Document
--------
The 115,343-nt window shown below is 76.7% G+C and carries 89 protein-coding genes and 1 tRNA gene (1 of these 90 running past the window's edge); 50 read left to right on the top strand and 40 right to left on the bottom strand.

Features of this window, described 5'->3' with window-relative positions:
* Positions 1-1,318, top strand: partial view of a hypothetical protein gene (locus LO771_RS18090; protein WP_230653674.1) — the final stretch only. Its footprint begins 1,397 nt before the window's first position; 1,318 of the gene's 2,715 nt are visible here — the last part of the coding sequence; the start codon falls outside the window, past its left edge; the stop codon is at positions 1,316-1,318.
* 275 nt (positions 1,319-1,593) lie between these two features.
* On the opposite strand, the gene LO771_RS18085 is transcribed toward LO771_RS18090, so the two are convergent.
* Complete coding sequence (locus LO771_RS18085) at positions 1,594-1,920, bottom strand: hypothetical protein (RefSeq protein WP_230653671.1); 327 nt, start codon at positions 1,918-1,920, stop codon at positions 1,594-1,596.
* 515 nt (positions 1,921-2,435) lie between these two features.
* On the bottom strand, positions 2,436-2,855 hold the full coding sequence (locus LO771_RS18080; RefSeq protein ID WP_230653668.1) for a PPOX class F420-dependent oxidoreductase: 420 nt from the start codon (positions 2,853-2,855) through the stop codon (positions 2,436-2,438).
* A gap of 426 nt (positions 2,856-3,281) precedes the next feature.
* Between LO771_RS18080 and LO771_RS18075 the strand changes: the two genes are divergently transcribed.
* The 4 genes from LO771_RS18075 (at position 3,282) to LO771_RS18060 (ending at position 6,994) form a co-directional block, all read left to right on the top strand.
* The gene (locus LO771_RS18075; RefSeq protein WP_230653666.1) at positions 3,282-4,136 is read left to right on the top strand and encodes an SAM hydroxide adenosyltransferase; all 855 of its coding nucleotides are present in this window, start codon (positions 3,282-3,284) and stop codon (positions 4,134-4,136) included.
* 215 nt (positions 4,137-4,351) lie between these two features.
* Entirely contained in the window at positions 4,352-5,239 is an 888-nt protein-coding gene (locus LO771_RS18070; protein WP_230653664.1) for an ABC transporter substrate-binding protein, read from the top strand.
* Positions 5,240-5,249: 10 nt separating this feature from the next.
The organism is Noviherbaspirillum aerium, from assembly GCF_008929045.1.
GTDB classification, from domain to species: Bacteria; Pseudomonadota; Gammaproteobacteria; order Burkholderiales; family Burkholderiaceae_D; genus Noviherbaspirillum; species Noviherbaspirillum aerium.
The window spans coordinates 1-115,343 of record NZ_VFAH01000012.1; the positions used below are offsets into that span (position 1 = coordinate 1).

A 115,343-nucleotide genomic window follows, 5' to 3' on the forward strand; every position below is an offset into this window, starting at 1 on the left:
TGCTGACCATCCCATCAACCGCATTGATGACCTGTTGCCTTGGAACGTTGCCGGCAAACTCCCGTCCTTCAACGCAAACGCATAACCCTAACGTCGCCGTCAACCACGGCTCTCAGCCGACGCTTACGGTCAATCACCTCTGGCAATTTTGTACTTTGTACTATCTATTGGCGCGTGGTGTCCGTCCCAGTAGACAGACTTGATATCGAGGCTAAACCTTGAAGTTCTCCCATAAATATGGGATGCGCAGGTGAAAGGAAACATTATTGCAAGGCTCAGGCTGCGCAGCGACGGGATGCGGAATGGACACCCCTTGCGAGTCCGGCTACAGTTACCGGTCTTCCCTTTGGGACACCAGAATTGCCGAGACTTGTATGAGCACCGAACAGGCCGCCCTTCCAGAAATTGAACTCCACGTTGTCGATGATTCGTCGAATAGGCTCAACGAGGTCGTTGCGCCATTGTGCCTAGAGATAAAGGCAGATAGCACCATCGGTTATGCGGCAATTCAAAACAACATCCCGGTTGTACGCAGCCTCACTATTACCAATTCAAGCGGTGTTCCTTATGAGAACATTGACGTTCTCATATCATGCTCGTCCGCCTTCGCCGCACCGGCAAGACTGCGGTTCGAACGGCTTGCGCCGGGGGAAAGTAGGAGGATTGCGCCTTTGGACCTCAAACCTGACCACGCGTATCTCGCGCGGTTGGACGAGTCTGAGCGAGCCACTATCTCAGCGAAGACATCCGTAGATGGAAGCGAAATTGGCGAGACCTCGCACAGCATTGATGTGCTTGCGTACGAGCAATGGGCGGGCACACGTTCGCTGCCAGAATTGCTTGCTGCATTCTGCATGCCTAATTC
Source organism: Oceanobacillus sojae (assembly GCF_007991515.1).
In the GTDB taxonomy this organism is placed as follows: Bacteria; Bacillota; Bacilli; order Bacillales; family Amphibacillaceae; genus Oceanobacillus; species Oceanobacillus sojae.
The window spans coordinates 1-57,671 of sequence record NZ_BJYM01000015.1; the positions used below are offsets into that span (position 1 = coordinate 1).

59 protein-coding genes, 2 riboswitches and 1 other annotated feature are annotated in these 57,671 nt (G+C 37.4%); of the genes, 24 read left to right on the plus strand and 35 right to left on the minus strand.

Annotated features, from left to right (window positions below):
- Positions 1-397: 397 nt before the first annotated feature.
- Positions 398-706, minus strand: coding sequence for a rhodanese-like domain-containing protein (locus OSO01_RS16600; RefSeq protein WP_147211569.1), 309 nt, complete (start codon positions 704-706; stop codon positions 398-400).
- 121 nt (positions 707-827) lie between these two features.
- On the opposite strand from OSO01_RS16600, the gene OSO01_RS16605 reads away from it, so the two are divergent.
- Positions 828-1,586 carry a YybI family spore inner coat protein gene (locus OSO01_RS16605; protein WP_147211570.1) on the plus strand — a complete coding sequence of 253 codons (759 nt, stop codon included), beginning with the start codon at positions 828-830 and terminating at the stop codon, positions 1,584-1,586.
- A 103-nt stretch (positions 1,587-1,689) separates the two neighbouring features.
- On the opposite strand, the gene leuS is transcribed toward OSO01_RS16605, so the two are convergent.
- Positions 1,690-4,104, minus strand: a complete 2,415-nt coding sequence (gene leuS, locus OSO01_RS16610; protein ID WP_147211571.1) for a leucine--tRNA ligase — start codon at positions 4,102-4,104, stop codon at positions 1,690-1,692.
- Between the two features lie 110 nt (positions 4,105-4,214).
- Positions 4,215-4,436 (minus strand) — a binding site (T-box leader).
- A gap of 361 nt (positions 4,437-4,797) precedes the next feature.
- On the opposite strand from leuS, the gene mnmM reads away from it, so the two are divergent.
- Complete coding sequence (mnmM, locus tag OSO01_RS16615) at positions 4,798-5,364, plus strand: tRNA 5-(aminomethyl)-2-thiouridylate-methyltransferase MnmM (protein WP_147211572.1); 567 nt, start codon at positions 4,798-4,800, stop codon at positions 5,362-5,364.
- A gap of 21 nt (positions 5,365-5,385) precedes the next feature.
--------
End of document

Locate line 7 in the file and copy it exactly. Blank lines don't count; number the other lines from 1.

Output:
* 515 nt (positions 1,921-2,435) lie between these two features.